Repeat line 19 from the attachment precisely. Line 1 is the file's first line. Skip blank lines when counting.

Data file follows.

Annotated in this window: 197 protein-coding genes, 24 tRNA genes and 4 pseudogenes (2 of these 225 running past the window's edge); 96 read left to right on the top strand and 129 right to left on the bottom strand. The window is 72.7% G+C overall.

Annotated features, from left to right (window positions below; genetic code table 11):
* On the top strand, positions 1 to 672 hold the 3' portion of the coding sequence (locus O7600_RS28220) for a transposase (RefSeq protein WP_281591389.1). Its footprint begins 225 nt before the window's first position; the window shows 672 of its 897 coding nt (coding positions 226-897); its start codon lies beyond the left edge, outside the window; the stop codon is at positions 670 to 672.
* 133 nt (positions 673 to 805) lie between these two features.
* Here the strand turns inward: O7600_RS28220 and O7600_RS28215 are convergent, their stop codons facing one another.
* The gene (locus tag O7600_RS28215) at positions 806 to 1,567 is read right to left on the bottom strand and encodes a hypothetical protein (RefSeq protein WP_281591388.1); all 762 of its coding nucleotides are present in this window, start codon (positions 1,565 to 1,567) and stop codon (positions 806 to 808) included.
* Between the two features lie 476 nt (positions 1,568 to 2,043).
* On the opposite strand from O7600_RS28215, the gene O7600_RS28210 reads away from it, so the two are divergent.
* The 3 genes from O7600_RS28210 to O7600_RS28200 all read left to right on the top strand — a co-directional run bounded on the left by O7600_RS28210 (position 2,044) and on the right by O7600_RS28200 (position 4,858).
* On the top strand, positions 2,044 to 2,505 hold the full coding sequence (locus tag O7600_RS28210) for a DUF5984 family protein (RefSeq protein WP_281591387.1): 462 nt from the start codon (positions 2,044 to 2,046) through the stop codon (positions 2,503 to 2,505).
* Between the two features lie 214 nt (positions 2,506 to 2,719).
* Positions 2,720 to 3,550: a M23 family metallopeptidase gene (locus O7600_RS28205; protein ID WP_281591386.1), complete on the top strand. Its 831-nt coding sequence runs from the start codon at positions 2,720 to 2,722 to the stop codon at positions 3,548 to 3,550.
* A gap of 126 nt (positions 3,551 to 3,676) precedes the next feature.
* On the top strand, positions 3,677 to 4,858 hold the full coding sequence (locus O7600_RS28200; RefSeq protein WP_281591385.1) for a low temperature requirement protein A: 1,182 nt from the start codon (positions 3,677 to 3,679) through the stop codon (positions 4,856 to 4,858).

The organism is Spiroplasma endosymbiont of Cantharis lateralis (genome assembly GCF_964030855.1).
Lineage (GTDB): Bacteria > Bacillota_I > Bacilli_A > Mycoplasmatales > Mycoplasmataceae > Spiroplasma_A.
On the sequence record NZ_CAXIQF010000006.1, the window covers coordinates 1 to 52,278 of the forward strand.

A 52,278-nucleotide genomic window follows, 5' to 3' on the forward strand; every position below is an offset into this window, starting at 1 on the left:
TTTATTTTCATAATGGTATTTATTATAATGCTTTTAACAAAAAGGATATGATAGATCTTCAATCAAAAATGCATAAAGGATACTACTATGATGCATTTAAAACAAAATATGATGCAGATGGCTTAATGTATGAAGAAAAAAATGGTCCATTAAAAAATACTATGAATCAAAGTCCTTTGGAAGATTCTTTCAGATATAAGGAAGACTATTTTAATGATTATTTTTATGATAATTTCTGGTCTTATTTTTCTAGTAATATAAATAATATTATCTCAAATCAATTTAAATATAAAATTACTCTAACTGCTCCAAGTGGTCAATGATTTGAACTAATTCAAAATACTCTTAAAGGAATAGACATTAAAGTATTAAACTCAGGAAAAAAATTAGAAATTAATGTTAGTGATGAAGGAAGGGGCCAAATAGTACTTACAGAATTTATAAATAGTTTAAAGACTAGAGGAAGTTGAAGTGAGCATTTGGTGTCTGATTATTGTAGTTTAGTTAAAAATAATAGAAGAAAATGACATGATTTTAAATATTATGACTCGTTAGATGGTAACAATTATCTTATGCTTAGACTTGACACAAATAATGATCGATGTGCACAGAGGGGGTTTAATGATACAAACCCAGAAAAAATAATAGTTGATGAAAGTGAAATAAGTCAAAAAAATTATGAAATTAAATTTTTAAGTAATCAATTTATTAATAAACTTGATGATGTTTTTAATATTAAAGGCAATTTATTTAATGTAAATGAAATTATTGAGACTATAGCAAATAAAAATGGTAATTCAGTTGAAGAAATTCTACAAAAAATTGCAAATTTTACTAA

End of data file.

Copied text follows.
TTTATTTTCATAATGGTATTTATTATAATGCTTTTAACAAAAAGGATATGATAGATCTTCAATCAAAAATGCATAAAGGATACTACTATGATGCATTTAAAACAAAATATGATGCAGATGGCTTAATGTATGAAGAAAAAAATGGTCCATTAAAAAATACTATGAATCAAAGTCCTTTGGAAGATTCTTTCAGATATAAGGAAGACTATTTTAATGATTATTTTTATGATAATTTCTGGTCTTATTTTTCTAGTAATATAAATAATATTATCTCAAATCAATTTAAATATAAAATTACTCTAACTGCTCCAAGTGGTCAATGATTTGAACTAATTCAAAATACTCTTAAAGGAATAGACATTAAAGTATTAAACTCAGGAAAAAAATTAGAAATTAATGTTAGTGATGAAGGAAGGGGCCAAATAGTACTTACAGAATTTATAAATAGTTTAAAGACTAGAGGAAGTTGAAGTGAGCATTTGGTGTCTGATTATTGTAGTTTAGTTAAAAATAATAGAAGAAAATGACATGATTTTAAATATTATGACTCGTTAGATGGTAACAATTATCTTATGCTTAGACTTGACACAAATAATGATCGATGTGCACAGAGGGGGTTTAATGATACAAACCCAGAAAAAATAATAGTTGATGAAAGTGAAATAAGTCAAAAAAATTATGAAATTAAATTTTTAAGTAATCAATTTATTAATAAACTTGATGATGTTTTTAATATTAAAGGCAATTTATTTAATGTAAATGAAATTATTGAGACTATAGCAAATAAAAATGGTAATTCAGTTGAAGAAATTCTACAAAAAATTGCAAATTTTACTAA